Why Front Office Sports and Pepsi are taking a B2B approach to Super Bowl marketing
Pepsi is giving young sports industry professionals a look into the company’s sports marketing strategy through Front Office Sports’ new course-style offering, FOS Essentials.
Set to launch this week ahead of the Super Bowl, the online course will cover sports marketing essentials from the perspective of Pepsi’s marketing leads.
Unlike most publisher-run courses that end with some degree of certification, FOS Essentials will be free to audiences who after completing the approximately 8-hour long lesson plan will be awarded a badge they can post on their Linkedin profiles.
And since there is no consumer revenue associated with the program, FOS is making this a solely sponsored product. To date, this is one of the largest partnerships that FOS has signed, according to Adam White, the sports business publisher’s CEO and founder. He declined to disclose how much the deal is worth.
This is also the publisher’s first course, though the hope is to make it a quarterly product that is sponsored by one or more brands, like the debut with Pepsi.
Each lesson of the first course — covering topics from esports to athlete partnerships to Gatorade’s Super Bowl marketing strategy — consists of an 8 to 10-minute long video as well as a series of written prompts and tests that are co-produced by the team at Pepsi.
They are meant to be “snackable” pieces of content, according to White, but also “supplementary to what you already learned in school or as a professional.”
To start out, FOS Essentials will use the FOS daily newsletter amplification to get in front of prospective students and Pepsi will be sponsoring some editions of that as well.
White said that newsletters will be the main focus for marketing the FOS Essentials courses because that audience is rapidly growing, having increased by 900% in 2020 and is pacing to hit 500,000 total subscribers by mid-year. It’s current open rate toggles between 35-40%, he added.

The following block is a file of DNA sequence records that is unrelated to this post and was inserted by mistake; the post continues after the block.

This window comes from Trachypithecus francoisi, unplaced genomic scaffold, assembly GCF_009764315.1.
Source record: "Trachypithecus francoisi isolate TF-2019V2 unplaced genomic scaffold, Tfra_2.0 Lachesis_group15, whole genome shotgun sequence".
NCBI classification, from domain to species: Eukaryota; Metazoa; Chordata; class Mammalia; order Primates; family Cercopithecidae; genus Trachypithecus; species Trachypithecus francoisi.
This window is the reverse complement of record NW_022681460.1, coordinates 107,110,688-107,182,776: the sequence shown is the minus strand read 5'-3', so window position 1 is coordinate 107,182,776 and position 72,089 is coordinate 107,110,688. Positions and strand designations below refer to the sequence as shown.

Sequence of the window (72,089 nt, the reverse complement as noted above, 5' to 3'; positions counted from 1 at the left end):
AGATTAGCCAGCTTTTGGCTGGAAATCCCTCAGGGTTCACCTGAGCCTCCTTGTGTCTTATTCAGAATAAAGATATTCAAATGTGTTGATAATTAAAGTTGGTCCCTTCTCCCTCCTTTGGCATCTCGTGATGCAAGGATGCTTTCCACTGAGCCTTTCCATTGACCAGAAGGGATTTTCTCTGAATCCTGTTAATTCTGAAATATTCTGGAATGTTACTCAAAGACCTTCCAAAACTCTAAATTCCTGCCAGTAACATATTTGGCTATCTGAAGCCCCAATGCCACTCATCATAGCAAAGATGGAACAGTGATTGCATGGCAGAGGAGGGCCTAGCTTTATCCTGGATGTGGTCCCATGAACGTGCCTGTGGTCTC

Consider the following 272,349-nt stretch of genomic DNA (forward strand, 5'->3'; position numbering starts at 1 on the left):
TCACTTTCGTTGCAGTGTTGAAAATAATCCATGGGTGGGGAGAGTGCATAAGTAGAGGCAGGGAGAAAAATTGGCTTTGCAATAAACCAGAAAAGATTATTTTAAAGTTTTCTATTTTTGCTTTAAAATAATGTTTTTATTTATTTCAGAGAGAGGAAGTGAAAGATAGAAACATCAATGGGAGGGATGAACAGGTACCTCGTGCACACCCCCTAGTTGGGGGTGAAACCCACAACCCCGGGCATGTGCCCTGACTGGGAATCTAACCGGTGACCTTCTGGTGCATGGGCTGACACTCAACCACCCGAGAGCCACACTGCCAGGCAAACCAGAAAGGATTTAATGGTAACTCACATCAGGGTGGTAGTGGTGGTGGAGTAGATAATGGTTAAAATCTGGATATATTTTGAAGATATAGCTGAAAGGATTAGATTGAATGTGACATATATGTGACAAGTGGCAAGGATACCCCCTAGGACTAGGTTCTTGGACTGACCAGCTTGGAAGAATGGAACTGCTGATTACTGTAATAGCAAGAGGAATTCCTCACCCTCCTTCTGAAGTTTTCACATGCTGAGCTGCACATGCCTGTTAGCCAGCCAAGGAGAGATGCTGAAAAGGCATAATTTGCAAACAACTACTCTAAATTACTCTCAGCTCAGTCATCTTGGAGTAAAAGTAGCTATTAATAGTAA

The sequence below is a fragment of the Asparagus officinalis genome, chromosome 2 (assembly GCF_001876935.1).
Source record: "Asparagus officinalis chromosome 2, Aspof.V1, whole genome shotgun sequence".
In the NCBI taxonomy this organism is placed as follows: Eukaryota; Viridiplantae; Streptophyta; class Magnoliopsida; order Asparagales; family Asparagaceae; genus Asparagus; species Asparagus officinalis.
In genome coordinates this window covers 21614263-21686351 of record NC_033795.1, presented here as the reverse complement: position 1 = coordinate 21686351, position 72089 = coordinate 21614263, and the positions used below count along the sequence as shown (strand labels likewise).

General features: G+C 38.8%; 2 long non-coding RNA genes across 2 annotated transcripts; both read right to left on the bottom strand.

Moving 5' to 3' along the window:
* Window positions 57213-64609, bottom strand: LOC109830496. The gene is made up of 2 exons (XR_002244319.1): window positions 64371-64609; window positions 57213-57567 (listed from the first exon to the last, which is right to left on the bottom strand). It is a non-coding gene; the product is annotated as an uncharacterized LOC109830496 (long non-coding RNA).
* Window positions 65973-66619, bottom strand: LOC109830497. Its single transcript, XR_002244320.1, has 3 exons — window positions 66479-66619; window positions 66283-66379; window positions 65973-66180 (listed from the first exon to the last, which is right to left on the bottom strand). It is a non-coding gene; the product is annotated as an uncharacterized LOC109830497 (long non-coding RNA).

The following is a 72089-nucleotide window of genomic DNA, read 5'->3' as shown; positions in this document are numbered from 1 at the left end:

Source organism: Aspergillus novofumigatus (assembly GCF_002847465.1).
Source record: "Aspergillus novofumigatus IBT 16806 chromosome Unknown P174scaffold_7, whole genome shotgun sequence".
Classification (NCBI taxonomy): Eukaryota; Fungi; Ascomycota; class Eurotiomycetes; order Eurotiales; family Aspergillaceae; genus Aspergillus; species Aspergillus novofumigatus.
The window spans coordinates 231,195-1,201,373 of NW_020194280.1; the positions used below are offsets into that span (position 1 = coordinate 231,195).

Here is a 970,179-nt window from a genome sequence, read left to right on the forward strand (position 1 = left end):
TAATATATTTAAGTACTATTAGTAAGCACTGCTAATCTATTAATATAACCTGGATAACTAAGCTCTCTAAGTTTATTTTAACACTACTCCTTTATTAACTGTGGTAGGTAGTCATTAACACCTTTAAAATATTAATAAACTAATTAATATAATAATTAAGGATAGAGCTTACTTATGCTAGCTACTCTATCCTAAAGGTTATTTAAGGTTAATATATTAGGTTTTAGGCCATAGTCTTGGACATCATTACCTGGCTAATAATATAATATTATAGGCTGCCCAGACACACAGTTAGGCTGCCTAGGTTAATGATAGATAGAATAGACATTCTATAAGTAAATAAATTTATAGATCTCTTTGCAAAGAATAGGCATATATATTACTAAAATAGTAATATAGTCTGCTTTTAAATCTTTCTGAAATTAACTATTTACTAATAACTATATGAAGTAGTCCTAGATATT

“We’re understanding that we’re selling newsletters and that’s our main revenue generator from a media perspective, but that is also a direct relationship that we have with our audience to drive other deeper partnerships,” White said.
As for Pepsi this year, the company — not to be mistaken for its parent company PepsiCo which is still sponsoring the Super Bowl Halftime show — has completely shifted its marketing strategy to not run any ads for during the pinnacle advertising event of the year.
“Pepsi is reimagining their overall sports commitments and is sitting out the Super Bowl this year. Instead they are donating money to a coronavirus relief fund. Now they’re developing educational programs for the sports fan,” said Barry Lowenthal, CEO of media buying agency The Media Kitchen.
Typically, the soft drink company’s approach to the Super Bowl includes a business-to-business element but it is usually limited to in-person events and hosting guests at the Super Bowl, said Justin Toman, head of sports marketing at Pepsi.
Being limited to what in-person activations could look like, Toman said there was an opportunity to do more in the space that reaches a larger online audience and positions “Pepsi as a thought leader and activation leader” in sports marketing.
“This is a brand that doesn’t need awareness, they need engagement and to deepen relationships with their customers. They are connecting in ways that matter to their customers like relief contributions and supporting new ways to learn passions,” said Lowenthal. “They’ve realized that in a post-covid world — sports means something very different.”
More in Marketing
As more influencers look to get into food content creation, brand opportunities are following.
As major marketers like Maybelline experiment with faux OOH, more marketers are open to the idea.
The love affair between Alienware and Team Liquid does not mean that every esports organization is suddenly going to be all-in on wooing the endemic brands they once spurned in 2024. These days, esports organizations’ varying level of interest in endemics is a matter of their broader brand identities — which are rapidly diverging.